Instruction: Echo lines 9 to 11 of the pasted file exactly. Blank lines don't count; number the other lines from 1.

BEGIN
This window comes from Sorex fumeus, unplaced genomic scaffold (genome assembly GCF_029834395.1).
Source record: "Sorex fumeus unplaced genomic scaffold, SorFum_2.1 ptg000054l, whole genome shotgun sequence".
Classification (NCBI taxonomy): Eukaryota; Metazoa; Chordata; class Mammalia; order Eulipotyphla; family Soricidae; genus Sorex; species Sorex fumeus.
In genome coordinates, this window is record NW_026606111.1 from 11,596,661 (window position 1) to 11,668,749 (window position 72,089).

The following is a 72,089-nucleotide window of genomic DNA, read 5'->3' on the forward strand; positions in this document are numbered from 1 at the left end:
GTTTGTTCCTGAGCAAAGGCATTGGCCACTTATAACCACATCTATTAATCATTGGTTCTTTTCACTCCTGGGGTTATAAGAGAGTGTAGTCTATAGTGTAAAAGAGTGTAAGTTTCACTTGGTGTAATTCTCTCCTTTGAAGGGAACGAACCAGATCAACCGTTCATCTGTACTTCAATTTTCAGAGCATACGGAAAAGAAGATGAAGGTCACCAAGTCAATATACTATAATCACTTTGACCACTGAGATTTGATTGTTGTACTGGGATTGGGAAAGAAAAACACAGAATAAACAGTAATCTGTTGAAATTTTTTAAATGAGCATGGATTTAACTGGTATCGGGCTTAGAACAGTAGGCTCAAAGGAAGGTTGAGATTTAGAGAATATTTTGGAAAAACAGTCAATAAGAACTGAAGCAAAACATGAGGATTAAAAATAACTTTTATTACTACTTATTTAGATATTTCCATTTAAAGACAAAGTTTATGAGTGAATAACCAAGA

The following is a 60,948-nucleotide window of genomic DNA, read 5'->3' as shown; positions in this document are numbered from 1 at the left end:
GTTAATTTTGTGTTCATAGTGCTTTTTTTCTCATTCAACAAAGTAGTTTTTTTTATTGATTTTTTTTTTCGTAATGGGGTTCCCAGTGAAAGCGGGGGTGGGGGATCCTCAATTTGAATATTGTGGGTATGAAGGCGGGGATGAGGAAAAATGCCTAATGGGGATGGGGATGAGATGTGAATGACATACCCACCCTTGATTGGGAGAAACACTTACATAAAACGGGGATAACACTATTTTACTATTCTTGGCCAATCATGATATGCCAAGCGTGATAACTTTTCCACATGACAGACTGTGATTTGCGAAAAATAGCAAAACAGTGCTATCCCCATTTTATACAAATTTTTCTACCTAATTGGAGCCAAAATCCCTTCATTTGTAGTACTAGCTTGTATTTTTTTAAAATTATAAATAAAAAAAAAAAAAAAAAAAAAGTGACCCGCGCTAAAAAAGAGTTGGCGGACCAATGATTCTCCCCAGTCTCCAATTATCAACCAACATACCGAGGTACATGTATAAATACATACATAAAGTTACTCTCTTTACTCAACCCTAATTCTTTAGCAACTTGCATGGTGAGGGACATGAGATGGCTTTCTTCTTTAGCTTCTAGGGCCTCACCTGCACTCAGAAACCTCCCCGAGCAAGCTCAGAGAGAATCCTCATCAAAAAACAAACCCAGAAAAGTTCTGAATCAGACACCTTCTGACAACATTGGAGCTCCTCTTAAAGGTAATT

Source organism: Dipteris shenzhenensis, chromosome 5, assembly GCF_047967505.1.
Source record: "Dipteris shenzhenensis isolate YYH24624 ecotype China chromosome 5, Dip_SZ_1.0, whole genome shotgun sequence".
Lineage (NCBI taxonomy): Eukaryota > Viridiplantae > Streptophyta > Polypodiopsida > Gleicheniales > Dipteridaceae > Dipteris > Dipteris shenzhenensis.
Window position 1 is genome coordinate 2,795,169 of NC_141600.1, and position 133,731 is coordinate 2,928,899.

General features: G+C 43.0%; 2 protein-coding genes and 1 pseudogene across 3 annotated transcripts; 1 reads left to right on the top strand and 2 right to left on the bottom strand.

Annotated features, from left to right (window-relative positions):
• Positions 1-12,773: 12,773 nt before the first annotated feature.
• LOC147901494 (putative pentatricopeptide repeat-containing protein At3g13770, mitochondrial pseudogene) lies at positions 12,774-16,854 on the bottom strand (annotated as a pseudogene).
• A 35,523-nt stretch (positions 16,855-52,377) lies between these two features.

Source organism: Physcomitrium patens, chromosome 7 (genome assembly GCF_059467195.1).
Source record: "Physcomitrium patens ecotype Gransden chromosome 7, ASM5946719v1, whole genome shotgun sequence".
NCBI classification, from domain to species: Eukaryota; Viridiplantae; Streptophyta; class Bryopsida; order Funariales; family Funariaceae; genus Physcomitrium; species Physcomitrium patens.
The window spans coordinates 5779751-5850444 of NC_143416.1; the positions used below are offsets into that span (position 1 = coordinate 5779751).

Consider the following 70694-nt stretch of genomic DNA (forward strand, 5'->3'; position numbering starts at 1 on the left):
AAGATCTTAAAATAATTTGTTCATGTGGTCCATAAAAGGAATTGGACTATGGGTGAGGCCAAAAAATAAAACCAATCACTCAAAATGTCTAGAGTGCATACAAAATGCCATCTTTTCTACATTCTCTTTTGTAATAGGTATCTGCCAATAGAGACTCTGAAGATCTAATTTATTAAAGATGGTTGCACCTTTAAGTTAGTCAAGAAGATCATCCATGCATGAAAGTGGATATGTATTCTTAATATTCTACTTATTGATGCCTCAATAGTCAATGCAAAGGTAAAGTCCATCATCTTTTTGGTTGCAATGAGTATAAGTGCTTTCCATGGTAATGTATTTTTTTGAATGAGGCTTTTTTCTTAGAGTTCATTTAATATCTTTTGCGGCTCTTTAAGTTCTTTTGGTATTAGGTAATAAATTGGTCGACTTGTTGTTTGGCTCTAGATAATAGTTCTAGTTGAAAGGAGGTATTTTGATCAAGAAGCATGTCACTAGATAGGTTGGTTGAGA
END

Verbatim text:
Source organism: Dipteris shenzhenensis, chromosome 5, assembly GCF_047967505.1.
Source record: "Dipteris shenzhenensis isolate YYH24624 ecotype China chromosome 5, Dip_SZ_1.0, whole genome shotgun sequence".
Lineage (NCBI taxonomy): Eukaryota > Viridiplantae > Streptophyta > Polypodiopsida > Gleicheniales > Dipteridaceae > Dipteris > Dipteris shenzhenensis.